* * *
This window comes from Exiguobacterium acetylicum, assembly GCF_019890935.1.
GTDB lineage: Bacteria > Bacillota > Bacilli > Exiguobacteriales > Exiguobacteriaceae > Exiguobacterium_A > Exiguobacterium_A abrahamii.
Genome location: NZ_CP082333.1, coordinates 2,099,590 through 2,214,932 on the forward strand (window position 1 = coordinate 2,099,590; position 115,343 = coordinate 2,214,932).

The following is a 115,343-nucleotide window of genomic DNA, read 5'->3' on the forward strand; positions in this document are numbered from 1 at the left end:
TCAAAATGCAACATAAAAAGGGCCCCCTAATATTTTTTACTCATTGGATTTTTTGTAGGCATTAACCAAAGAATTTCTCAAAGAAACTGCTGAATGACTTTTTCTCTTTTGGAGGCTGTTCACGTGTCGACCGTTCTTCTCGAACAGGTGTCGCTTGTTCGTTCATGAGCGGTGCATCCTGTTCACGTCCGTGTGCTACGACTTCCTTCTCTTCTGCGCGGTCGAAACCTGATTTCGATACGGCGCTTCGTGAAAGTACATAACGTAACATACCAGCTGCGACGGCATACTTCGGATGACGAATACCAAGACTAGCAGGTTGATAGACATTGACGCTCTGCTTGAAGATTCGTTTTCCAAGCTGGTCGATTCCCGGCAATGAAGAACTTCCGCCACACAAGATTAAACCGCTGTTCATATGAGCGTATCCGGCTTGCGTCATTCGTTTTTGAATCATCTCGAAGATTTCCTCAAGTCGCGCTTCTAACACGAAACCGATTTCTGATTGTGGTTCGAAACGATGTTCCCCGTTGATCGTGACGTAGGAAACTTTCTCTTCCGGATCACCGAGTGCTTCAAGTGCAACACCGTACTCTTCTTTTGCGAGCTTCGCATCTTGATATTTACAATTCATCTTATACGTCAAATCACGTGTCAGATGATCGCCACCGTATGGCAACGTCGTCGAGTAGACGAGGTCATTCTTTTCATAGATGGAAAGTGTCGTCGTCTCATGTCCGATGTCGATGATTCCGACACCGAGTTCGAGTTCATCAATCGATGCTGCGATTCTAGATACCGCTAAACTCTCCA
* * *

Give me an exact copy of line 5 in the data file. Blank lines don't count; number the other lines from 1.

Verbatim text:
TCAAAATGCAACATAAAAAGGGCCCCCTAATATTTTTTACTCATTGGATTTTTTGTAGGCATTAACCAAAGAATTTCTCAAAGAAACTGCTGAATGACTTTTTCTCTTTTGGAGGCTGTTCACGTGTCGACCGTTCTTCTCGAACAGGTGTCGCTTGTTCGTTCATGAGCGGTGCATCCTGTTCACGTCCGTGTGCTACGACTTCCTTCTCTTCTGCGCGGTCGAAACCTGATTTCGATACGGCGCTTCGTGAAAGTACATAACGTAACATACCAGCTGCGACGGCATACTTCGGATGACGAATACCAAGACTAGCAGGTTGATAGACATTGACGCTCTGCTTGAAGATTCGTTTTCCAAGCTGGTCGATTCCCGGCAATGAAGAACTTCCGCCACACAAGATTAAACCGCTGTTCATATGAGCGTATCCGGCTTGCGTCATTCGTTTTTGAATCATCTCGAAGATTTCCTCAAGTCGCGCTTCTAACACGAAACCGATTTCTGATTGTGGTTCGAAACGATGTTCCCCGTTGATCGTGACGTAGGAAACTTTCTCTTCCGGATCACCGAGTGCTTCAAGTGCAACACCGTACTCTTCTTTTGCGAGCTTCGCATCTTGATATTTACAATTCATCTTATACGTCAAATCACGTGTCAGATGATCGCCACCGTATGGCAACGTCGTCGAGTAGACGAGGTCATTCTTTTCATAGATGGAAAGTGTCGTCGTCTCATGTCCGATGTCGATGATTCCGACACCGAGTTCGAGTTCATCAATCGATGCTGCGATTCTAGATACCGCTAAACTCTCCA